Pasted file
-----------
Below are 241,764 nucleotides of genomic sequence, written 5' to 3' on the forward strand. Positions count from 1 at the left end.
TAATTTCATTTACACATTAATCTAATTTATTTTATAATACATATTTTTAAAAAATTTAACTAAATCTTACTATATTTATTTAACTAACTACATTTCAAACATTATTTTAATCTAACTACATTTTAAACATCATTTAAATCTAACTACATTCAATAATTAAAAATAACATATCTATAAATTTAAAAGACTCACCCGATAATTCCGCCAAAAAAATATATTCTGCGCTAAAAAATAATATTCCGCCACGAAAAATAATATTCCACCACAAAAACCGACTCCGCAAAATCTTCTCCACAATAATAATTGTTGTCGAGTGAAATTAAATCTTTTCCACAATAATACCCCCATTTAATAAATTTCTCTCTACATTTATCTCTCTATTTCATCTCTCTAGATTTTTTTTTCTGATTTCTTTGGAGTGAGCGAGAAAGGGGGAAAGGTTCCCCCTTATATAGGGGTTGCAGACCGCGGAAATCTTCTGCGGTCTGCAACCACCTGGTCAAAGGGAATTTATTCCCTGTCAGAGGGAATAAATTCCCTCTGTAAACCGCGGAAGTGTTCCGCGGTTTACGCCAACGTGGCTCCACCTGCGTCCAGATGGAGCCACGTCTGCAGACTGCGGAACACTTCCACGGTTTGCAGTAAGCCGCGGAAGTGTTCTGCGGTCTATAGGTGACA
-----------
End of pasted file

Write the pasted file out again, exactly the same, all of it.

Below are 241,764 nucleotides of genomic sequence, written 5' to 3' on the forward strand. Positions count from 1 at the left end.
TAATTTCATTTACACATTAATCTAATTTATTTTATAATACATATTTTTAAAAAATTTAACTAAATCTTACTATATTTATTTAACTAACTACATTTCAAACATTATTTTAATCTAACTACATTTTAAACATCATTTAAATCTAACTACATTCAATAATTAAAAATAACATATCTATAAATTTAAAAGACTCACCCGATAATTCCGCCAAAAAAATATATTCTGCGCTAAAAAATAATATTCCGCCACGAAAAATAATATTCCACCACAAAAACCGACTCCGCAAAATCTTCTCCACAATAATAATTGTTGTCGAGTGAAATTAAATCTTTTCCACAATAATACCCCCATTTAATAAATTTCTCTCTACATTTATCTCTCTATTTCATCTCTCTAGATTTTTTTTTCTGATTTCTTTGGAGTGAGCGAGAAAGGGGGAAAGGTTCCCCCTTATATAGGGGTTGCAGACCGCGGAAATCTTCTGCGGTCTGCAACCACCTGGTCAAAGGGAATTTATTCCCTGTCAGAGGGAATAAATTCCCTCTGTAAACCGCGGAAGTGTTCCGCGGTTTACGCCAACGTGGCTCCACCTGCGTCCAGATGGAGCCACGTCTGCAGACTGCGGAACACTTCCACGGTTTGCAGTAAGCCGCGGAAGTGTTCTGCGGTCTATAGGTGACA